Rugelach are one of those foods that have come on a serious journey. Originating in Poland with a standard yeasted dough, they are now eaten all around the world in Jewish communities and have evolved to include ingredients such as sour cream, cream cheese, laminated pastry and fillings such as halva and Nutella. These are quite a different beast to the original basic dough filled with dried fruit and jams.
A big question when it comes to making rugelach is whether or not to add dairy. In orthodox Judaism, milk and meat are not to be eaten in the same meal so by including butter or sour cream in your dough, you are preventing yourself from eating the rugelach as a dessert after a meaty meal. The obvious choice would be to leave it out but of course the dairy adds a large fat content to your dough which softens it dramatically. You could always add oil to replace the fat from the dairy but that still will not solve the tricky problem of laminating the pastry. One solution is that you could use some sort of margarine instead of the butter – after all, the pasty is a soft lamination, you are not required to keep the butter cold at all times like in puff pastry – but the flavour wouldn’t be the same (although with enough added sugar, I am certain that this would not be a problem).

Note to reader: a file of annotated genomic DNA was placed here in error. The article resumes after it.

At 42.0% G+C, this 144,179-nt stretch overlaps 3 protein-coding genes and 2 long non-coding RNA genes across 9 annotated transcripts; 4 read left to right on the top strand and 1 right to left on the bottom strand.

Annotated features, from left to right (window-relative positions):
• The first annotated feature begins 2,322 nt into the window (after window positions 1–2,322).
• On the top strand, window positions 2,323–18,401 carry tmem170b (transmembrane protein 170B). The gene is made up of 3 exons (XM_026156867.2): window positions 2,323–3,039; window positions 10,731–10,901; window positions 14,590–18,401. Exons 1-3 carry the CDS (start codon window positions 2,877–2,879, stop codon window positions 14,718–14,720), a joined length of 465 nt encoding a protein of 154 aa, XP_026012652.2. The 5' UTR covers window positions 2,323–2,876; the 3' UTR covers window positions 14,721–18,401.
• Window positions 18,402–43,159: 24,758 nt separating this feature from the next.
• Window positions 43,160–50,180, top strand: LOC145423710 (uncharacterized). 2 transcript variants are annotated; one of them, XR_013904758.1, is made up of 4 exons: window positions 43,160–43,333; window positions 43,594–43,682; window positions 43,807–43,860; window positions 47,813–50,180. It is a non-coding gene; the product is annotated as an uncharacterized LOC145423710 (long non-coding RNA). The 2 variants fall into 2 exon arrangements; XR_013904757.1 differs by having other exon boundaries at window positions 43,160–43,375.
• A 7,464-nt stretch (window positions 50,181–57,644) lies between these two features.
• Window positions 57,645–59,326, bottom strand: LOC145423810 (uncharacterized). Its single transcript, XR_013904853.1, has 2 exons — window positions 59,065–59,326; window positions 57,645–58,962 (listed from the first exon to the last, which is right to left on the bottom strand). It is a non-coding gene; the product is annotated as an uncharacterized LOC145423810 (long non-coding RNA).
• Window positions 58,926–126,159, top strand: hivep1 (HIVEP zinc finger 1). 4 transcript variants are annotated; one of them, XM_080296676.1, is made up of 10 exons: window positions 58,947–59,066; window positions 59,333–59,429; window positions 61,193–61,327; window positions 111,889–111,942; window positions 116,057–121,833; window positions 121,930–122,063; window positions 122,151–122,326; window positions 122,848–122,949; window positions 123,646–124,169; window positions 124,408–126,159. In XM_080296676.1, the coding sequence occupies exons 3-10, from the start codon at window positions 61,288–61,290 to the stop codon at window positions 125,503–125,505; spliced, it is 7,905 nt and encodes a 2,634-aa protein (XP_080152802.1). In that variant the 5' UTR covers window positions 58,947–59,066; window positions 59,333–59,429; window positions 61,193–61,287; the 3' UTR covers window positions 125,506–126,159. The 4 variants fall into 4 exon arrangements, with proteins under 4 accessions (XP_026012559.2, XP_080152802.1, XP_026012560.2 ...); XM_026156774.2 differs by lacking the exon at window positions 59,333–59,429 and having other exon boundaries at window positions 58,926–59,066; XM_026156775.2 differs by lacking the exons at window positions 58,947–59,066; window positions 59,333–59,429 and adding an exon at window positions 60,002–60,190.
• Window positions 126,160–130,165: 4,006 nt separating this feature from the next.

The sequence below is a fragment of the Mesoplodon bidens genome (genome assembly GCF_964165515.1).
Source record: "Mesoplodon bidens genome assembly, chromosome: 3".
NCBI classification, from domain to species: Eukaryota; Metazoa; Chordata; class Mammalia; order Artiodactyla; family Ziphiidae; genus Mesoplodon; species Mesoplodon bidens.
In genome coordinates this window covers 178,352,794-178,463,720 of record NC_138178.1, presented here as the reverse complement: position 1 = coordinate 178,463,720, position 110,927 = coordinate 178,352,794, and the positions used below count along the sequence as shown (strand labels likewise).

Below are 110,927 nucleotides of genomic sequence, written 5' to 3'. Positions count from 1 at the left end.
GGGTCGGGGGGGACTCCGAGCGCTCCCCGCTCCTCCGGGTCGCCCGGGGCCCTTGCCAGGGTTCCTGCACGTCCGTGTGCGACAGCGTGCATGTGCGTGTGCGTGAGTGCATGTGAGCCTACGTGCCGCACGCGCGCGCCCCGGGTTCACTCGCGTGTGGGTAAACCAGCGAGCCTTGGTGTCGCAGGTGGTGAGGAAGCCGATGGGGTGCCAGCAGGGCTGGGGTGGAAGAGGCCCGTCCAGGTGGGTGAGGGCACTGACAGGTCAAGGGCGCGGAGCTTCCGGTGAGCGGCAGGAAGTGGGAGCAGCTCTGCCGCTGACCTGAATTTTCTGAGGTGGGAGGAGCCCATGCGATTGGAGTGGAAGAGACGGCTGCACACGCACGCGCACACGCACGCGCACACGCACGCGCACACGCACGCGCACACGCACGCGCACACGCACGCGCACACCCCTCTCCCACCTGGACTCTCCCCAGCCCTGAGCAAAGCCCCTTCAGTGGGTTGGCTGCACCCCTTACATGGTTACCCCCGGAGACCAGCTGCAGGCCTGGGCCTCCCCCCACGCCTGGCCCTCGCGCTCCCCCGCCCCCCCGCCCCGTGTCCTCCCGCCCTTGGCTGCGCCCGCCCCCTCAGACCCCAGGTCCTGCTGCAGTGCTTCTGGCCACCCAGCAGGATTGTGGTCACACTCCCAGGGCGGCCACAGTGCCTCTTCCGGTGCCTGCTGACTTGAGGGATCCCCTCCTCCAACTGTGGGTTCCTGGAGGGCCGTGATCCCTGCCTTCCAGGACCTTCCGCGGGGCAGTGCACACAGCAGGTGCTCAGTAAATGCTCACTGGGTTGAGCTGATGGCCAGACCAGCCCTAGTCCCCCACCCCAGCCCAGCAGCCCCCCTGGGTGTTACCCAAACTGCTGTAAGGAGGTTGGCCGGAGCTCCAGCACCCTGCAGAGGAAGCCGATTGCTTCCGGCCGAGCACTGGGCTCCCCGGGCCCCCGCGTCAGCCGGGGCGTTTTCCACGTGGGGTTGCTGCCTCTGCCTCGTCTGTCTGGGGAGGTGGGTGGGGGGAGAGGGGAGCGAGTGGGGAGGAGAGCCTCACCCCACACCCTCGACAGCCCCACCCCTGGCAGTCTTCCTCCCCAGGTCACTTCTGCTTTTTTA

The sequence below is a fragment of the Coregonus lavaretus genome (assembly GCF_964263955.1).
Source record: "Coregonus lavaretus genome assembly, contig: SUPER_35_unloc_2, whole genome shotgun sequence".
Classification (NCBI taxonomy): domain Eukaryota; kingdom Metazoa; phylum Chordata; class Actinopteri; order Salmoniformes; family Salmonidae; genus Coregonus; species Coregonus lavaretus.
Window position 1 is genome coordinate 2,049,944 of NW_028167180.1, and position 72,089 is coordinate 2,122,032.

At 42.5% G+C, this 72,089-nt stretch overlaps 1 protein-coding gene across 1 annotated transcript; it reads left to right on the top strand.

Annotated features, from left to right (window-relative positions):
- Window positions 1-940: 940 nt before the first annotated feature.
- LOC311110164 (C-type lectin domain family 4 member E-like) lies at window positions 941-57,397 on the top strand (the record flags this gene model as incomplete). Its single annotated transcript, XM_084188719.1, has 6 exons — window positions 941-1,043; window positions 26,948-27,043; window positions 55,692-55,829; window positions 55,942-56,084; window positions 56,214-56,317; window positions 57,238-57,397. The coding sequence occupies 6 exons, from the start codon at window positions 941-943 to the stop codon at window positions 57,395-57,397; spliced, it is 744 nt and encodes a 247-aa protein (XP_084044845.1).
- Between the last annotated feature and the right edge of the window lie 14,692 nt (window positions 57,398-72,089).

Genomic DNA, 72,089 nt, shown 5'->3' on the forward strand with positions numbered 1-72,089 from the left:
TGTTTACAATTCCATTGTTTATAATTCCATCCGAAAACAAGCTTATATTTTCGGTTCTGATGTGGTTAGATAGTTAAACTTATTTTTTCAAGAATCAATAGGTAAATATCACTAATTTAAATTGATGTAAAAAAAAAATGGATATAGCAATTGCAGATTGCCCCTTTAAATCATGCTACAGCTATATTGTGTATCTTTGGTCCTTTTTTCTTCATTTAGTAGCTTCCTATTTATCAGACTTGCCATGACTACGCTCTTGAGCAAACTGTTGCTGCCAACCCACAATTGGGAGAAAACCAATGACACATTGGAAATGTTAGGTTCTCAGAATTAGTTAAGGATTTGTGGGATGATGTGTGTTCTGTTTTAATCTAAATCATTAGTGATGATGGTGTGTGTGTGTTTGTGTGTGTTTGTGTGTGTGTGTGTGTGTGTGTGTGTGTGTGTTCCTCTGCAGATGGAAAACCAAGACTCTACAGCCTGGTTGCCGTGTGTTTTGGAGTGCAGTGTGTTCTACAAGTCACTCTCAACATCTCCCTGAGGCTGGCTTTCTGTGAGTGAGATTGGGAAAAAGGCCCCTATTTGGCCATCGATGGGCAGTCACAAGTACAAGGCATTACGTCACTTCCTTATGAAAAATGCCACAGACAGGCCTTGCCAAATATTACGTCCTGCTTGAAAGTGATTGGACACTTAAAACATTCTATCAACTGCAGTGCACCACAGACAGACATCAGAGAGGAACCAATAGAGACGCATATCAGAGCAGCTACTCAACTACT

This dough takes a relatively long time to rise. Both milk and sour cream have a non-neutral pH (they are both slightly acidic) and their pHs both lie outside the range at which yeast ferments best. The eggs and the dairy constituents contain fats which coat the flour during the mixing stage. This slows down the rate at which the yeast can break down the carbohydrates into fermentable sugar. With eggs, butter, milk and sour cream in this recipe you should not be worried if your dough rises slowly but you will have to be patient. Rugelach which are under proved – especially during the second rise – will not cook through in the oven, resulting in a doughy interior.
The sugars in the milk (as well as the sugar added to the dough) will result in the rugelach browning in the oven faster than normal bread but you have to hold your nerve about this. Make sure you know the temperature your oven is working at and, if you have a fan oven, adjust it down a little to ensure perfectly cooked, unburnt pastries.
The recipe I use for rugelach includes chocolate in the soft lamination. The cocoa butter in the chocolate helps to separate the layers and it also ensures you have a huge quantity of chocolate in the final pasty (which is never a bad thing). You are of course welcome to laminate just with butter – I can assure you this works very well as it is the technique I use when making Pastéis de Nata. You could even use a flavoured butter – cinnamon or why not give it a savoury twist and infuse your butter with herbs or garlic and stuff the rugelach with cheese? Go wild!
These things will make your house smell delicious – forget baking bread when someone is coming over for a viewing, make rugelach! Hopefully you will enjoy these as much as I did and let me know how they go if you try them at home.